The Botanical Garden were previously situated east of the Fyris river, where the Linnaeus Garden is today. The location of the garden close to the river led to many floodings. By the late 1700s, the garden had also become overcrowded. Carl Peter Thunberg, an apostle of Linnaeus and successor, was able to convince Gustaf III of Sweden to donate the garden of Uppsala Castle to the university in 1787, to be used as Botanical Garden.
By 1807, all of the plants had been moved to the new garden opened on 21 May, 100 years after Linneaus' birth. The castle garden was designed in the Baroque style by architect Carl Hårleman in the 1750s. The king also donated money for the construction of the Linnaeanum, the building which houses the Botanical Garden's Orangery.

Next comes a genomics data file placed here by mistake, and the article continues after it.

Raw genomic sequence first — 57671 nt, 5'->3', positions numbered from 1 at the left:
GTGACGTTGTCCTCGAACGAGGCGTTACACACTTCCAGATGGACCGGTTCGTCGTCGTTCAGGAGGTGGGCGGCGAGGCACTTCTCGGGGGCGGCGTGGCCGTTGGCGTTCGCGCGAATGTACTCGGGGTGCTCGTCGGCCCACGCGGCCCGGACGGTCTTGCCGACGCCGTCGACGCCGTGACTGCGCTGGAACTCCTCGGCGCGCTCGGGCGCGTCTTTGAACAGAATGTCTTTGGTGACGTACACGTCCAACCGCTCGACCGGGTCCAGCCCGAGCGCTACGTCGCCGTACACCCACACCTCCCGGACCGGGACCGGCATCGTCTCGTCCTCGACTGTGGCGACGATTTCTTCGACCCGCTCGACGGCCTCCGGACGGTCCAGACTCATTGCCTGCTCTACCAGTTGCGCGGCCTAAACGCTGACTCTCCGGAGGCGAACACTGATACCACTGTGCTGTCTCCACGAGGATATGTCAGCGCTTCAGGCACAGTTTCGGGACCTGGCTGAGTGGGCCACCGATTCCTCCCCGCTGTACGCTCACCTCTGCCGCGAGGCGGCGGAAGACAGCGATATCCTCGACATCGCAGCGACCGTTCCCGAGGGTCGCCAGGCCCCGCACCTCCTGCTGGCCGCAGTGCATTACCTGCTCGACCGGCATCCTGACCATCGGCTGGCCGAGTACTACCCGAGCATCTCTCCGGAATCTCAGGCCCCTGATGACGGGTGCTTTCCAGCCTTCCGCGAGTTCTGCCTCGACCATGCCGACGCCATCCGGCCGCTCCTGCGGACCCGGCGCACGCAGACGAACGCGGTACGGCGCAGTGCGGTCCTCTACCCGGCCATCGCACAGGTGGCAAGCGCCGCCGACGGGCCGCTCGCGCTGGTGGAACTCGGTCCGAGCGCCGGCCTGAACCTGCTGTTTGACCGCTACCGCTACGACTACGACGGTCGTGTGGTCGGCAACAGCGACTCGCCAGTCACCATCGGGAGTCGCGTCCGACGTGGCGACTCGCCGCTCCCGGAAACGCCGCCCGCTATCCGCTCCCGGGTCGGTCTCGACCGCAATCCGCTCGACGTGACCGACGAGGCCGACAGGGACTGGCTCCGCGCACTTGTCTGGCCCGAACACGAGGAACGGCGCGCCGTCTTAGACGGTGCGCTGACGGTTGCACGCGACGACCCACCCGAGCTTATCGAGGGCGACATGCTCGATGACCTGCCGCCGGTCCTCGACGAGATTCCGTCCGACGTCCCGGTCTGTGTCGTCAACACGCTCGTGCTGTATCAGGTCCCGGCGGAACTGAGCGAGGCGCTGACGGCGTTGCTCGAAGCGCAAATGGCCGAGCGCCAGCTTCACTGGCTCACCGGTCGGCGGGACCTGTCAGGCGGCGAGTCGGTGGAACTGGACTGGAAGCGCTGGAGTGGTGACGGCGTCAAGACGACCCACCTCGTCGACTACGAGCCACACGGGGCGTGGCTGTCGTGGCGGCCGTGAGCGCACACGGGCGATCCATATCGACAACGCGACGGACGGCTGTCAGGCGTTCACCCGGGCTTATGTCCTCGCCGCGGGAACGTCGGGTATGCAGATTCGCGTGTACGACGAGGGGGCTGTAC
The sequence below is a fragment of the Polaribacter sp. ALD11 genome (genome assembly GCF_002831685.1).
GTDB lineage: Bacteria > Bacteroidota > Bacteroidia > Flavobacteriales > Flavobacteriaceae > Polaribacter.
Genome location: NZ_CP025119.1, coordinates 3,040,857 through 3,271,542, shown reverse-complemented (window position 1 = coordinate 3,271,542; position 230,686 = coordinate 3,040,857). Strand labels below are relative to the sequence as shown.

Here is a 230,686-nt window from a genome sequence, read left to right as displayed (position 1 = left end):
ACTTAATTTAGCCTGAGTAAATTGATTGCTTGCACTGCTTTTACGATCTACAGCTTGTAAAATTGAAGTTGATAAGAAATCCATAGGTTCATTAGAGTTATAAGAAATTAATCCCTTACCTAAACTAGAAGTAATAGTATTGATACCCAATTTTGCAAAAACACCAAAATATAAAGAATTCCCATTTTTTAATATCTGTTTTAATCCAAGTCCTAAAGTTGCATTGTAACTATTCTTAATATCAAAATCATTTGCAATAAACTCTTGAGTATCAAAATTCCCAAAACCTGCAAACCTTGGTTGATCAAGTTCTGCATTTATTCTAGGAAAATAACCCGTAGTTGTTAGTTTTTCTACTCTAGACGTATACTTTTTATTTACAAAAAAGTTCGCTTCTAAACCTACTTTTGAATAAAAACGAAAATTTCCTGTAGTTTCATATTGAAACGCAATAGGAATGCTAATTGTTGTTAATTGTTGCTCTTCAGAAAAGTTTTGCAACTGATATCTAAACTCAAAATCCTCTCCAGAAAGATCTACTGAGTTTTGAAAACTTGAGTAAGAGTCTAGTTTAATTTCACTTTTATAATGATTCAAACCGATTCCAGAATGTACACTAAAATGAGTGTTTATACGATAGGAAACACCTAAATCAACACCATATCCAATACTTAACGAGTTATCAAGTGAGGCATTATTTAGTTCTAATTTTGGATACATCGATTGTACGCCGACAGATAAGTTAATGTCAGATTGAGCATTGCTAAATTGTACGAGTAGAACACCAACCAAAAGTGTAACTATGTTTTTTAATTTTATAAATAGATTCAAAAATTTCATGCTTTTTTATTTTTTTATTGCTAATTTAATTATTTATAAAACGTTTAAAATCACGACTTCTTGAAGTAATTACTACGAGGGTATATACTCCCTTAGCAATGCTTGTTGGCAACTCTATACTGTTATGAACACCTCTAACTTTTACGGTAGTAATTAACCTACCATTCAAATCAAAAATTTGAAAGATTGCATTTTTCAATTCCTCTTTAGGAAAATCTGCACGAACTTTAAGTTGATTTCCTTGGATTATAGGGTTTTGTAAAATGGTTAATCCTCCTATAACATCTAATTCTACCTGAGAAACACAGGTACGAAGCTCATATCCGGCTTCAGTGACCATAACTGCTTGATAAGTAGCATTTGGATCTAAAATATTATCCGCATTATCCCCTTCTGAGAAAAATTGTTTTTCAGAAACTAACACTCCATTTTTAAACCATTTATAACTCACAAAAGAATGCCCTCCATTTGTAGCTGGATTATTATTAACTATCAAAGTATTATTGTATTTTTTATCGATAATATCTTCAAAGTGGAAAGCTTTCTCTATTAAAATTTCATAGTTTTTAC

Both the Baroque Garden and the Linnaeanum are listed property. According to Gustav III's deed of donation, the Baroque Garden must be kept in the same condition as when it was donated. An extensive restoration in accordance with Hårleman's original plans was carried out in 1974.
During the 19th and 20th centuries, the Botanical Garden has been extended a number of times and new, more functional greenhouses have been added. The garden's primary purpose is still to serve the research and academic communities. Over time, it has become ever more open to the public and taken on more purposes, such as the conservation of biodiversity. The gardens also function today as a living plant museum with more than 100,000 visitors each year.